Note: In a previous post, I explained why Numbers Count in Your Ministry. Click here to read.
I have a (healthy) obsession with ministry numbers. Numbers are not everything in ministry, but I believe the right numbers are important. Never forget that numbers represent people and people matter to God, so they should matter to you.
There are many different numbers a church could analyze. Not all numbers are created equal. My experience partnering with churches to clarify their vision and focus their ministry tells me that there are some numbers that are vitally important to track.
1. Weekly Worship Attendance
Many mainline denominational churches focus on the total number of members in their database as a measurement of church size or growth. I believe that this is not an adequate measure of your ministry. Membership today is not what it used to be in decades past. The whole idea of membership is foreign to many people and it is not a good indicator of someone's involvement in your ministry. If you are honest, there is a good percentage of your membership database that should be "cleaned up" and taken off your roles. While not a perfect measurement of your ministry size or reach, I find that weekly worship attendance is a key number to keep track of. At the least, it gives you a good idea of those who are active or marginally active in your ministry.
You should figure weekly worship attendance in the following way:
Sunday Worship Attendance + Sunday Children's Ministry Attendance + Special services (midweek, Christmas services, other worship services) divided by the numbers of weeks in your ministry year (likely 52) = Your Weekly Worship Attendance.
Be sure to throw out any outliers that would significantly impact your numbers. Example: My home church worships around 1,000 a week, except when it snowed an inch in the midwest and everyone freaked out and around 400 hearty souls came to church on a Sunday a few months ago. If you were only to keep track of one ministry number, it should be your weekly worship attendance. But, you should keep track of a few more.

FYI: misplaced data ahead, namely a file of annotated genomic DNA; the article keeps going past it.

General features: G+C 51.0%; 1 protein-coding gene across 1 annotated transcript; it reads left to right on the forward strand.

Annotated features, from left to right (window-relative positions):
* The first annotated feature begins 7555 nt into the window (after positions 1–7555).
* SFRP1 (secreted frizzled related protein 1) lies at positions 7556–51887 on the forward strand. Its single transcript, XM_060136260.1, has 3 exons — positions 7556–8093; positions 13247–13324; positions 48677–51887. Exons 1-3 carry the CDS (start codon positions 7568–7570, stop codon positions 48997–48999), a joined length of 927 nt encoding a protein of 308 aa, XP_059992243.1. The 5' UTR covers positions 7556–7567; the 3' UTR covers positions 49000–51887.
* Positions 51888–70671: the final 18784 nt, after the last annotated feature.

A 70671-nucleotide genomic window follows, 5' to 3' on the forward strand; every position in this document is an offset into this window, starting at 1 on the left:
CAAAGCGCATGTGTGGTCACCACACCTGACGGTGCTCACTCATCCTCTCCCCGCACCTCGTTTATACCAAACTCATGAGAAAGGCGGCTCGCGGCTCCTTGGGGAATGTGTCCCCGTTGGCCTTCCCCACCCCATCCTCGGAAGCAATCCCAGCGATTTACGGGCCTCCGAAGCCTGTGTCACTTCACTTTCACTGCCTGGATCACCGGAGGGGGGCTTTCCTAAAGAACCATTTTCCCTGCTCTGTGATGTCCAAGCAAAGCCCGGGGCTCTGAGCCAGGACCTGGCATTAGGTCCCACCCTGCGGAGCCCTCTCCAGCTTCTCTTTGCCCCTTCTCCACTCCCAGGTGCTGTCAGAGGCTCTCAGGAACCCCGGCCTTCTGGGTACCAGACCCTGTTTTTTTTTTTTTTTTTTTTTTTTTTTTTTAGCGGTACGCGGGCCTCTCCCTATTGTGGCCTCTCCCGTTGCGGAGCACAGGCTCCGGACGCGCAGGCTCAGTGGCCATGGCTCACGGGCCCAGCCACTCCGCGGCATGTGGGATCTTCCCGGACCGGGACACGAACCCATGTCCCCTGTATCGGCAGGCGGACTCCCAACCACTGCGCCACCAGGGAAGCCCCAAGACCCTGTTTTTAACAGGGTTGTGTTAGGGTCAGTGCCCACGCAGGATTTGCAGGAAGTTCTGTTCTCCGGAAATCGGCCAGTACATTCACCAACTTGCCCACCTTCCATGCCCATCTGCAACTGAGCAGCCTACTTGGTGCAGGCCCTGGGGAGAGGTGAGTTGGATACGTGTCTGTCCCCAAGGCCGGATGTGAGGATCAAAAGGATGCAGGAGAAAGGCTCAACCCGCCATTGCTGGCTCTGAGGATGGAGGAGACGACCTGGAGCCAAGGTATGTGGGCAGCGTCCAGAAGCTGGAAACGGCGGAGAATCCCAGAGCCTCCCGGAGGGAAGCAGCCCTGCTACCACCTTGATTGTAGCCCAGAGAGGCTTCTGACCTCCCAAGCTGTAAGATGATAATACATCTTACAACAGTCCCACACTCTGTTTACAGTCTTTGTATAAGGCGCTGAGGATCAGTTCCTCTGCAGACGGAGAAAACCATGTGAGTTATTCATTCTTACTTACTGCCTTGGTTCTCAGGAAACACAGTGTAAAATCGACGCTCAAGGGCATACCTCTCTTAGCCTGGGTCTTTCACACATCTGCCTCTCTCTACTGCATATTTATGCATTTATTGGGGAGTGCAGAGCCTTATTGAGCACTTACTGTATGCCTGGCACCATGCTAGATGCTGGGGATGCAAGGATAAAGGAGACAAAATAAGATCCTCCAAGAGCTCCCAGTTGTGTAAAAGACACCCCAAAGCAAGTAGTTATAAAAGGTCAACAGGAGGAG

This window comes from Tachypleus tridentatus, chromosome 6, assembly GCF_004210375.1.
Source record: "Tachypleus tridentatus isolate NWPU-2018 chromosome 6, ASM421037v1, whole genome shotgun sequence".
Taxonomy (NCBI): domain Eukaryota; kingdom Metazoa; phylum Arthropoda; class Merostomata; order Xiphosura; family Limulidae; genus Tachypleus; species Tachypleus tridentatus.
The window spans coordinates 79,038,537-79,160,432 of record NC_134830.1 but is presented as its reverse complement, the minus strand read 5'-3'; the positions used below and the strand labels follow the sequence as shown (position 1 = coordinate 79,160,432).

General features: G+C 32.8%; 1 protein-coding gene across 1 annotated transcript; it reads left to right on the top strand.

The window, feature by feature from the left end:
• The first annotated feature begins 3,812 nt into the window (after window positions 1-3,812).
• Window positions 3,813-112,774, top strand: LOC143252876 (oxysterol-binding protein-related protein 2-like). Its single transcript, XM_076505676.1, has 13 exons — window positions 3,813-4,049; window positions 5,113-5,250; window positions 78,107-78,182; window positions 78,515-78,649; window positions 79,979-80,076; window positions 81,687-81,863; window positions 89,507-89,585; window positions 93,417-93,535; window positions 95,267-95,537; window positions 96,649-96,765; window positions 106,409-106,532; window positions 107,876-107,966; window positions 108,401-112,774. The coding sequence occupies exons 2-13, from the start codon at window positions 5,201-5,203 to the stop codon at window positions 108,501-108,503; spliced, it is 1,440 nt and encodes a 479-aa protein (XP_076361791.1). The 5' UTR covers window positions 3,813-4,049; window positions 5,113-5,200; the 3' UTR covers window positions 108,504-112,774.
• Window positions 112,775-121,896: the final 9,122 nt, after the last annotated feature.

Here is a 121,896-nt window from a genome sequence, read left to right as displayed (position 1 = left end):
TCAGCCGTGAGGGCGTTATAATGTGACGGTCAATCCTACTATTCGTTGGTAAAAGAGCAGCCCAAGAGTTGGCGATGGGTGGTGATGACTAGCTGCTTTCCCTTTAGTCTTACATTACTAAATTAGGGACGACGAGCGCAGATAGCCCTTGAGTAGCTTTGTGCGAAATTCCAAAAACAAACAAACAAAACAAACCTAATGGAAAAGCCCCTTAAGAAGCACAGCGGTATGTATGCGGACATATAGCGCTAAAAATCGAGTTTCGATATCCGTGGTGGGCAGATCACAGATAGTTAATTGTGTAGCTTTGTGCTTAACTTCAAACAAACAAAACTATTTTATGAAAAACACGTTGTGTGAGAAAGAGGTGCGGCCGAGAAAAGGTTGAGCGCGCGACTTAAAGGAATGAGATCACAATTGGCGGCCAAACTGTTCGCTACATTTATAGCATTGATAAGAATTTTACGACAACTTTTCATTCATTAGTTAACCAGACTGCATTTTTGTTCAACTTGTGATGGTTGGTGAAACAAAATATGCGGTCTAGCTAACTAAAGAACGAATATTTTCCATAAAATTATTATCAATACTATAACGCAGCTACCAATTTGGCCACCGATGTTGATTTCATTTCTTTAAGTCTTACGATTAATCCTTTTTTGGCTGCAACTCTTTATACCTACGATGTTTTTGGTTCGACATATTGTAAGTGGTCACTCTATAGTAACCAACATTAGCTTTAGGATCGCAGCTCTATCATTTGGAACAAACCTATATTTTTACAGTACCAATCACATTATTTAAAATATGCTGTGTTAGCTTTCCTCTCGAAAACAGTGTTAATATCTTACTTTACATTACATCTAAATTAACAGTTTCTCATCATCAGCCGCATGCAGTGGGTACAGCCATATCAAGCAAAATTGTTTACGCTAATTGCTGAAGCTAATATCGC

2. The number of people taking a Next Step
Defining what steps people should take in your ministry is important work - it is some of the most rewarding work that I do with churches. Whatever your next step expectation for people is, it should be important and if it is important, you should keep track of it. If the next step for someone who attends worship at your church is to join a small group or Bible study, then count the number of people who are taking that step. If your next step for someone who has been around for a year is for them to give a percentage of their income, then count the number of people who commit to percentage giving. Keeping track of those taking their next step is key to encouraging individual spiritual growth and measuring your church's effectiveness in maturing disciples.
3. The number of people who give
Martin Luther once said, “There are three conversions a person needs to experience: The conversion of the head, the conversion of the heart, and the conversion of the pocketbook.” I believe generous giving is an important part of discipleship and your ministry should be teaching and encouraging people to give not because your church budget needs it but because giving is an important part of discipleship. However you measure who is giving is fine, just count the number of people doing it. I suggest keeping track of the number of people who give something, the number who have committed to percentage giving, and the number who have pledged to tithe.
4. The number of first-time guests
If current worship trends continue, you will need 4 first-time guests each week for every 100 attendees to maintain your current size over the next 5 to 10 years. Want to grow? You will need more. The number of visitors will also give you an idea of how your community sees and values your church.
5. The percentage of guests who stick around
Average churches see around 10 percent of their first-time guests become regular attendees. Fast-growing churches see around 30 percent. Keep track of your number.
6. The number of engagements on social media
This is a new number for most churches, but a number that is increasingly important to track. Social media can be used to effectively draw people to your community and inform/invite them to events. For people that are already part of your ministry, their level of engagement on social media can tell you about their actual engagement in your ministry. Most of the major social media sites/apps have analytics built in or a third party app that can do the same. I don't believe there is a magic number of social media engagements to strive toward. I do believe that growth and a general month to month or year to year growth curve are important.
What numbers does your church keep track of? Let me know!